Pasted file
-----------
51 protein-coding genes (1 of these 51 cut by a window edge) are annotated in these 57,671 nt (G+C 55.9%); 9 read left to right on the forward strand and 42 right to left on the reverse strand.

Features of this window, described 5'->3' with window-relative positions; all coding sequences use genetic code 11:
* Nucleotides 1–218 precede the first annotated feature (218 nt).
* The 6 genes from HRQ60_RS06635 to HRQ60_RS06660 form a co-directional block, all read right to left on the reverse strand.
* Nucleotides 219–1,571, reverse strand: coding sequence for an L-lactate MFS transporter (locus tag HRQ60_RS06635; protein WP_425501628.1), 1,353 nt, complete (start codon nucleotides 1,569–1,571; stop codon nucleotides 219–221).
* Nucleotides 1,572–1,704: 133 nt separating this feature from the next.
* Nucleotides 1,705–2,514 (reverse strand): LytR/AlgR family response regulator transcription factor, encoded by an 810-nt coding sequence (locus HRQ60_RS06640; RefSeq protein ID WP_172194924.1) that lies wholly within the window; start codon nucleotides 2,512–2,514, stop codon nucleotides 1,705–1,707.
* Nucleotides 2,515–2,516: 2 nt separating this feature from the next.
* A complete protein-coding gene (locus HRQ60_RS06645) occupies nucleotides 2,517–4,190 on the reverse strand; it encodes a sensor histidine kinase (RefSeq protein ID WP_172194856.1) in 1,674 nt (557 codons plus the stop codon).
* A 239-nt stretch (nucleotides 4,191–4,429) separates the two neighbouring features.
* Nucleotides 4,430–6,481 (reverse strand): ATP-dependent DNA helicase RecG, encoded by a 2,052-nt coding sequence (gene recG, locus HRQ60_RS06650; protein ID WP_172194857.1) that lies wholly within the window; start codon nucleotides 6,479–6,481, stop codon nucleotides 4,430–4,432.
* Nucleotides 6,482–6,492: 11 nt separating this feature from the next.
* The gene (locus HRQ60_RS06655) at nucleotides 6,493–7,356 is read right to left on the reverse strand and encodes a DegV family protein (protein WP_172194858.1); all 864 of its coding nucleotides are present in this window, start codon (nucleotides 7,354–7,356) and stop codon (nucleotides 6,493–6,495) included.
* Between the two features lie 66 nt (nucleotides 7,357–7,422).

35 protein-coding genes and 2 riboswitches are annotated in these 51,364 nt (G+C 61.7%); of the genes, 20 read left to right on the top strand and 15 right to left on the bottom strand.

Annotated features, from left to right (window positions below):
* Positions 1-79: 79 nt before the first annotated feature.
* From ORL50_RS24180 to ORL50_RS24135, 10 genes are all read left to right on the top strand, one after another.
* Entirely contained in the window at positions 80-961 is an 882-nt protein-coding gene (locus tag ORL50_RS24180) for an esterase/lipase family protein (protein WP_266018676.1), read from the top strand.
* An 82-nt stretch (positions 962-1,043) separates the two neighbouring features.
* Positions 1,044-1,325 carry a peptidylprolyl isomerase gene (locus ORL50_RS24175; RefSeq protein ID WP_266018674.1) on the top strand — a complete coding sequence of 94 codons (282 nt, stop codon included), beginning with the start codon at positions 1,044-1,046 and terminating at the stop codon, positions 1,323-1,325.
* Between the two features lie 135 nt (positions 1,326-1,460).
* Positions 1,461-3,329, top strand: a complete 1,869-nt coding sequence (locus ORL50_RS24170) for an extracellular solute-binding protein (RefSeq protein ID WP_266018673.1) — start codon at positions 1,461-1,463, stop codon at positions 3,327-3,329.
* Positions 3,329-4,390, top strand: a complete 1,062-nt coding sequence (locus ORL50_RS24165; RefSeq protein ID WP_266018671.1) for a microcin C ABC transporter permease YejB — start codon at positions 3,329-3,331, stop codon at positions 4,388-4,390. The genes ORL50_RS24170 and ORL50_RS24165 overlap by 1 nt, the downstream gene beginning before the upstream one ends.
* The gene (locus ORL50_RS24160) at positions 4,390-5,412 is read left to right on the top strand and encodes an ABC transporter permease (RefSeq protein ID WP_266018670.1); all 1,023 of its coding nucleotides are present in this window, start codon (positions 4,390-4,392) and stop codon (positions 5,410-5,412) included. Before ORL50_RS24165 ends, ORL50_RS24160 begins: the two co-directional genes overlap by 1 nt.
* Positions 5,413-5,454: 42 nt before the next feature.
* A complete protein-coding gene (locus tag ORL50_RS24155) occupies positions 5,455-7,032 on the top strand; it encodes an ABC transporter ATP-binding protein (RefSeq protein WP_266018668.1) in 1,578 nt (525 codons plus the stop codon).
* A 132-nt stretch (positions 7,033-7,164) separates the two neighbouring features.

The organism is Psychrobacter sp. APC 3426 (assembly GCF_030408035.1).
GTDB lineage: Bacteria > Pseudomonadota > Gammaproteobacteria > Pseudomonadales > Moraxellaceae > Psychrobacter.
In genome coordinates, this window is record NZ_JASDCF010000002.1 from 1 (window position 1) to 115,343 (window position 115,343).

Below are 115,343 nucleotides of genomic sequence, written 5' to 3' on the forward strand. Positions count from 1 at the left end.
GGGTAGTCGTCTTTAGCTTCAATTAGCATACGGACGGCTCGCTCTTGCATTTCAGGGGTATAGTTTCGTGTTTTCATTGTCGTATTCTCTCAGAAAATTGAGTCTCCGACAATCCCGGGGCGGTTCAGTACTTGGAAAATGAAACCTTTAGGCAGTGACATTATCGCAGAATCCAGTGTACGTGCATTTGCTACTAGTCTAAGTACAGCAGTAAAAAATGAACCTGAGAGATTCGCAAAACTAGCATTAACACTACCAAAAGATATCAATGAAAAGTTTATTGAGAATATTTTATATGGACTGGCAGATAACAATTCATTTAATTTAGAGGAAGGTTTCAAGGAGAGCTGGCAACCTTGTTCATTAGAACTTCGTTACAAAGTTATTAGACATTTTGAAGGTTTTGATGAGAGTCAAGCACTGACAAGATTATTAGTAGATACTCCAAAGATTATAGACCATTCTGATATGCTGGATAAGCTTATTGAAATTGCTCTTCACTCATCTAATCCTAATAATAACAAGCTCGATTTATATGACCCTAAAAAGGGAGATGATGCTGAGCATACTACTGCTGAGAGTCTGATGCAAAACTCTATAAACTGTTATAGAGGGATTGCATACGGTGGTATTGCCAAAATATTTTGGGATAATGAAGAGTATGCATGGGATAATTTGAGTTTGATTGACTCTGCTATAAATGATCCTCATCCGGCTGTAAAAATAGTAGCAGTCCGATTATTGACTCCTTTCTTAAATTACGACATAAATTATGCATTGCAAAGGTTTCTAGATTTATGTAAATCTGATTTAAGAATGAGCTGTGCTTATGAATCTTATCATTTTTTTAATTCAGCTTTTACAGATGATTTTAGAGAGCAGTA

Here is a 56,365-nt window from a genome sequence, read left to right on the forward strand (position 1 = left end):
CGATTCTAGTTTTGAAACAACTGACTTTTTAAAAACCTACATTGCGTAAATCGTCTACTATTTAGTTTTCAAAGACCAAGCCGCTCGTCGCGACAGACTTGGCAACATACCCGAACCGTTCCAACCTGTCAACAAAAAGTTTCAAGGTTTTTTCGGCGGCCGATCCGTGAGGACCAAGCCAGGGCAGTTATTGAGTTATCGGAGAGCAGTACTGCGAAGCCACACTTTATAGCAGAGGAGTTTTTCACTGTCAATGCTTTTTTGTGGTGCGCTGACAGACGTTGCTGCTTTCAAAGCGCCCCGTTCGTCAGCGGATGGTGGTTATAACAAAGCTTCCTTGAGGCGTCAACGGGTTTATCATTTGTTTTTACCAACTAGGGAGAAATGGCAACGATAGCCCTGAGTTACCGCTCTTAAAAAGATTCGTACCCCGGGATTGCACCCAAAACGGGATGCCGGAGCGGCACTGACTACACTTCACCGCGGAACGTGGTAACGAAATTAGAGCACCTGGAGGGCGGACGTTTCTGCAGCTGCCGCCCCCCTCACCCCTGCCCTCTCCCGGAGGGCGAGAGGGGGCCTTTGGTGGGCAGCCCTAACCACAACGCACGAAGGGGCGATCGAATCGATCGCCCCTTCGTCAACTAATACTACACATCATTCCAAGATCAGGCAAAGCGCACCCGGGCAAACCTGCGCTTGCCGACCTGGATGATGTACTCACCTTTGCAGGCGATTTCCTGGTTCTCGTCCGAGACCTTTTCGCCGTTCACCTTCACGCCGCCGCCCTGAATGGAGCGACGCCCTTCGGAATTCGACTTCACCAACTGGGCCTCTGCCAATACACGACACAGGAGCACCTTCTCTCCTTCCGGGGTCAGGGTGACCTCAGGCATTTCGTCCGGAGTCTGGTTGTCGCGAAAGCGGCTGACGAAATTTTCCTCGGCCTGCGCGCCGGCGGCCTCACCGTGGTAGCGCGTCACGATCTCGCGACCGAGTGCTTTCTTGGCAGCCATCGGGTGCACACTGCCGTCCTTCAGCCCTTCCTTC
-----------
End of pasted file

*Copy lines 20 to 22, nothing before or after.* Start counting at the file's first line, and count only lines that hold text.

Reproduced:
* An 82-nt stretch (positions 962-1,043) separates the two neighbouring features.
* Positions 1,044-1,325 carry a peptidylprolyl isomerase gene (locus ORL50_RS24175; RefSeq protein ID WP_266018674.1) on the top strand — a complete coding sequence of 94 codons (282 nt, stop codon included), beginning with the start codon at positions 1,044-1,046 and terminating at the stop codon, positions 1,323-1,325.
* Between the two features lie 135 nt (positions 1,326-1,460).